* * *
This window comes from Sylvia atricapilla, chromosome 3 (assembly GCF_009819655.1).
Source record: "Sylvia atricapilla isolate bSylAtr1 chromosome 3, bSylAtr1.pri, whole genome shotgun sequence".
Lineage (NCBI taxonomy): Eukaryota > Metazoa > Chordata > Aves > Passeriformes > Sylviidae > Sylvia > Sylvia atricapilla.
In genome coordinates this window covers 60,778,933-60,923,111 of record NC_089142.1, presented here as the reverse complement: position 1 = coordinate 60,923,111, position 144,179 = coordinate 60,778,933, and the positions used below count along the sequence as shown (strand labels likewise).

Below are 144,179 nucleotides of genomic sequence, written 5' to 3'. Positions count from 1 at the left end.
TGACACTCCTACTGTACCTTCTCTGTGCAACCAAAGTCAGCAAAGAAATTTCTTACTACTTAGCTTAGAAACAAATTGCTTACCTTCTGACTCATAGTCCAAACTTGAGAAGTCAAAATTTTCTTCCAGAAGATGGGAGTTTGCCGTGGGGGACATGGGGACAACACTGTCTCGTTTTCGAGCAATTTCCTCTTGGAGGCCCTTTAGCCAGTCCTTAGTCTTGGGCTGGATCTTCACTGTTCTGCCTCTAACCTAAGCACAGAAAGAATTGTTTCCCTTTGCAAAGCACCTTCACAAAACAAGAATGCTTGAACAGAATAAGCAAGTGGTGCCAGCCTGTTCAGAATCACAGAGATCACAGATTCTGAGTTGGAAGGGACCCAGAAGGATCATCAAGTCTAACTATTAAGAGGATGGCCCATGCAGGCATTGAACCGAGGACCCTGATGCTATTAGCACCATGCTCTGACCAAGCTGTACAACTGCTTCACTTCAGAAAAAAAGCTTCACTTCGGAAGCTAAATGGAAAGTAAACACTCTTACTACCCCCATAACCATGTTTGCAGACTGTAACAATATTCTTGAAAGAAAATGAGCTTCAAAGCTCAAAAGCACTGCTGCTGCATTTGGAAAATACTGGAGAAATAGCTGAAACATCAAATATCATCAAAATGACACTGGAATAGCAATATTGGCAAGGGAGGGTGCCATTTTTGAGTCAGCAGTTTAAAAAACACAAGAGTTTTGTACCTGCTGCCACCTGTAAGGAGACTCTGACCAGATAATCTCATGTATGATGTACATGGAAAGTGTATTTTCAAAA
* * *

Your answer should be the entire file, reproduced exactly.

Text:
This window comes from Sylvia atricapilla, chromosome 3 (assembly GCF_009819655.1).
Source record: "Sylvia atricapilla isolate bSylAtr1 chromosome 3, bSylAtr1.pri, whole genome shotgun sequence".
Lineage (NCBI taxonomy): Eukaryota > Metazoa > Chordata > Aves > Passeriformes > Sylviidae > Sylvia > Sylvia atricapilla.
In genome coordinates this window covers 60,778,933-60,923,111 of record NC_089142.1, presented here as the reverse complement: position 1 = coordinate 60,923,111, position 144,179 = coordinate 60,778,933, and the positions used below count along the sequence as shown (strand labels likewise).

Below are 144,179 nucleotides of genomic sequence, written 5' to 3'. Positions count from 1 at the left end.
TGACACTCCTACTGTACCTTCTCTGTGCAACCAAAGTCAGCAAAGAAATTTCTTACTACTTAGCTTAGAAACAAATTGCTTACCTTCTGACTCATAGTCCAAACTTGAGAAGTCAAAATTTTCTTCCAGAAGATGGGAGTTTGCCGTGGGGGACATGGGGACAACACTGTCTCGTTTTCGAGCAATTTCCTCTTGGAGGCCCTTTAGCCAGTCCTTAGTCTTGGGCTGGATCTTCACTGTTCTGCCTCTAACCTAAGCACAGAAAGAATTGTTTCCCTTTGCAAAGCACCTTCACAAAACAAGAATGCTTGAACAGAATAAGCAAGTGGTGCCAGCCTGTTCAGAATCACAGAGATCACAGATTCTGAGTTGGAAGGGACCCAGAAGGATCATCAAGTCTAACTATTAAGAGGATGGCCCATGCAGGCATTGAACCGAGGACCCTGATGCTATTAGCACCATGCTCTGACCAAGCTGTACAACTGCTTCACTTCAGAAAAAAAGCTTCACTTCGGAAGCTAAATGGAAAGTAAACACTCTTACTACCCCCATAACCATGTTTGCAGACTGTAACAATATTCTTGAAAGAAAATGAGCTTCAAAGCTCAAAAGCACTGCTGCTGCATTTGGAAAATACTGGAGAAATAGCTGAAACATCAAATATCATCAAAATGACACTGGAATAGCAATATTGGCAAGGGAGGGTGCCATTTTTGAGTCAGCAGTTTAAAAAACACAAGAGTTTTGTACCTGCTGCCACCTGTAAGGAGACTCTGACCAGATAATCTCATGTATGATGTACATGGAAAGTGTATTTTCAAAA